Of power, no heed for consequence to us.
False Duncan, and fantastic Master Gove
Join Boris dancing on the grave of truth.
Like witches three, they bubble up a brew
Of false enchantment that wise heads rebuff.
Whilst from the rancid sewer of the mind
Crawls Nige of Dulwich, honour’s breaking point,
His poison brokered into every pore.
Meanwhile, there’s bread and circuses afoot
With England drawing to the second round.
And aged Queen, with ten and four-score years
Distracts the mob with sycophantic cheers.
The long-seen monarch, quizzical of gaze;
For, truth be spoke, she has seen better days.
The wider picture? Well, of nought be said
Spare not a thought for how our votes be cast
Affect upon those others, far and near.
The cursed stranger, crushed by tyrant’s yoke
Once looked this way for brave, inspiring hope.
His gaze averts, his countenance a-dark
Now finds no haven in fair Albion’s arc.
England, bound in with the triumphant sea
Can raise no greater sentiments than: me.
And decades long of fouling Mail and Sun
Hath leached and bleached the greater self, for shame.
Oh, little isle! Thou canst do more than this!
That England that was wont to inspire others
Hath made a selfish conquest of itself.


What Sort of People Are We?

The horrible murder of MP Jo Cox has cast a poignant and heartbreaking shadow over the final days in the run-up to the EU referendum. The outpouring of grief and loss from her constituency and in Westminster show just how much she was loved and appreciated and how much she will be missed. It was a timely reminder that politicians – like other human beings – are nearly all good people. Jo, and MPs like her, work hard for their constituents and are driven by a positive desire to make the world a better place. And yet the standing of politicians in general is at an all-time low. It’s surprising how many people say “they’re generally a bad bunch – but mine’s all right”. Look no further than the usual suspects in the press to explain that.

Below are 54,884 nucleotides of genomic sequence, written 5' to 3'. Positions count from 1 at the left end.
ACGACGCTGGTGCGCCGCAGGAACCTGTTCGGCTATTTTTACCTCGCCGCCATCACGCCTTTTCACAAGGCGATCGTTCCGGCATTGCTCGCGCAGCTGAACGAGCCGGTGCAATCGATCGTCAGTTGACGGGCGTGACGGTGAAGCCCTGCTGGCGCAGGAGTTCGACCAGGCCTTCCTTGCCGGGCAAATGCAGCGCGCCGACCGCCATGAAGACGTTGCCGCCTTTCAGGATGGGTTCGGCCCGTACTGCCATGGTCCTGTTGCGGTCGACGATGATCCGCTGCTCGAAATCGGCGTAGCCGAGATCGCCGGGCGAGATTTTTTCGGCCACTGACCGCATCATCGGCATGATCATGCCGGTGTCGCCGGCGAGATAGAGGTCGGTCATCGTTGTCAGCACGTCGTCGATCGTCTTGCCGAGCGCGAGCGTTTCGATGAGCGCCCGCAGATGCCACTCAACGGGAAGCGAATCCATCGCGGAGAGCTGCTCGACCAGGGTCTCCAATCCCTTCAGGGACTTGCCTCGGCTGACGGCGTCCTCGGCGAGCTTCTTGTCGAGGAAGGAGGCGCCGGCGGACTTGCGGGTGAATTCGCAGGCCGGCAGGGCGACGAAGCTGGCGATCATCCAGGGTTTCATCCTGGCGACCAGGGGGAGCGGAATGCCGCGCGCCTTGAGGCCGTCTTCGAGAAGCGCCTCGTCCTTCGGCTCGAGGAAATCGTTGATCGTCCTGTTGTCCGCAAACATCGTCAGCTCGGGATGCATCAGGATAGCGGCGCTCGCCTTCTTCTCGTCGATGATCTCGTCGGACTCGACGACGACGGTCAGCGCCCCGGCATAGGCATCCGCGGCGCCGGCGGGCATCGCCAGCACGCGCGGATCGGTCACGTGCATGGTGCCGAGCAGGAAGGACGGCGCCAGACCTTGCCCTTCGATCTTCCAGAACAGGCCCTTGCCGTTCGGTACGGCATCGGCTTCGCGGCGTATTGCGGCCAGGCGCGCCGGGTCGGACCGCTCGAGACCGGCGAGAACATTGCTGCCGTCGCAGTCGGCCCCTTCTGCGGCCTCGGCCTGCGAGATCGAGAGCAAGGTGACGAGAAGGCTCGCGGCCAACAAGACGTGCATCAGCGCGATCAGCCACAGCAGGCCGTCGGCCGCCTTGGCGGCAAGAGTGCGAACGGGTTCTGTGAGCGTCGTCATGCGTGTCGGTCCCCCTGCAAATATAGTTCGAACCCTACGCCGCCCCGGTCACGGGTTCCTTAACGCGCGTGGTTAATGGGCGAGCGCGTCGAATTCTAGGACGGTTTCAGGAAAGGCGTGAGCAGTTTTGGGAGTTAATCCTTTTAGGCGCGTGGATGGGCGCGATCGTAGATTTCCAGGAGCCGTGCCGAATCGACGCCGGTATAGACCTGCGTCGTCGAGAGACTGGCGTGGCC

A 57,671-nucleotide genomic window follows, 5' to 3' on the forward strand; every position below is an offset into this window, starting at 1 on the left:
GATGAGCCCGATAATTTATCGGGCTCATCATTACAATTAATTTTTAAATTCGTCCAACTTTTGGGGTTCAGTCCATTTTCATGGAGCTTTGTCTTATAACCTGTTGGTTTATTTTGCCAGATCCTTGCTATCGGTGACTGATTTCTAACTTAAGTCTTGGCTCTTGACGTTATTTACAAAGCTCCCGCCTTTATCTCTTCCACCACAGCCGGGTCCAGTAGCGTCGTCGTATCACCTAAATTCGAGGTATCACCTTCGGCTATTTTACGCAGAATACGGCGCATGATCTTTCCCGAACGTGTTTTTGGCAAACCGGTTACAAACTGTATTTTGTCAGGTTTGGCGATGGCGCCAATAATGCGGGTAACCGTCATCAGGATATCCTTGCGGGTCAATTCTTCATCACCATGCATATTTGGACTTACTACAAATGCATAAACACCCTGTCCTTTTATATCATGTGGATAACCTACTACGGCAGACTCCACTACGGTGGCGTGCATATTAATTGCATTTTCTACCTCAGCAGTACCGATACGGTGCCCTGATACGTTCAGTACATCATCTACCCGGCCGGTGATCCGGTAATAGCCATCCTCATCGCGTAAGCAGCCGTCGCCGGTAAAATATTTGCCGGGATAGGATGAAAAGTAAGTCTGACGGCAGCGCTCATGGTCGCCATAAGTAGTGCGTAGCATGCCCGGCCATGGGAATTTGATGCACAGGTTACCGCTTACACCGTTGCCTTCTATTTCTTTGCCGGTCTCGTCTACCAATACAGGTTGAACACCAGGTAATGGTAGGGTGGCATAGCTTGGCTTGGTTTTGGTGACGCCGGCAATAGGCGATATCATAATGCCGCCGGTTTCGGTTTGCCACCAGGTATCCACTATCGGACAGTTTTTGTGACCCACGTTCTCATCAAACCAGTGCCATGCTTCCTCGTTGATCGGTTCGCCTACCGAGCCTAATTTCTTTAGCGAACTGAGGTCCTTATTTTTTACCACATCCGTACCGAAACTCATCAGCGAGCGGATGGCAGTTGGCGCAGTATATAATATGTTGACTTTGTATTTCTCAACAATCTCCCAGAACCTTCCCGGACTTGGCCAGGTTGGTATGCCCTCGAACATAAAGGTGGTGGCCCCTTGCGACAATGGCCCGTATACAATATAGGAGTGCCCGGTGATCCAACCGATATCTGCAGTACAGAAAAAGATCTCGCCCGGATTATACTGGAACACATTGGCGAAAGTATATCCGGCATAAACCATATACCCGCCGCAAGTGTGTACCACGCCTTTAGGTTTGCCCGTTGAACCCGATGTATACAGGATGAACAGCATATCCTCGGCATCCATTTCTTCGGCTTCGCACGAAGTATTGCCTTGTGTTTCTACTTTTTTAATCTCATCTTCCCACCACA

(Incidentally, it was a sadly missed opportunity that the Daily Telegraph was the newspaper that broke the story about MPs’ expenses. The Barclay brothers’ Telegraph clearly had an agenda and spun the story to make all MPs look as bad as each other. This had two advantages to their “we support the Tories but want to push them even further to the right” strategy. Firstly, they knew that Labour supporters would be much less tolerant of such behaviour than Tory supporters, thereby giving the latter an electoral advantage. And secondly, discrediting all politicians further undermines democracy and makes it easier for the Barclays and their like to exercise more de facto political power.)

Project Bigot

But, now back to current politics and the EU referendum. At the opposite end of the spectrum from Jo Cox stands the ultimate in the truly bad politicians: Nigel Farage. Just two hours before Jo Cox was murdered, UK politics sank to a new moral low when Farage stood in front of the now-notorious “Breaking Point” poster. This was a classic piece of political mischief-making straight out of the Joseph Goebbels textbook. There are, indeed, politicians – though thankfully not, in this case, an elected one – prepared to stir up the vilest of human attributes: bigotry, prejudice and barely-disguised racism. The poster was the most cynical misrepresentation of the facts showing a line of desperate people fleeing a war-torn country – none of whom are ever likely to come anywhere near the UK.

In attempting to distance himself from this despicable piece of fear-inducing, rabble-rousing propaganda, Michael Gove protested about how “shocked” he was. And Boris “I don’t really care who wins the referendum as long as it helps my chances to become PM” Johnson similarly distanced himself from it. Who are these people attempting to occupy the moral high ground? They’re leading the official Vote Leave campaign.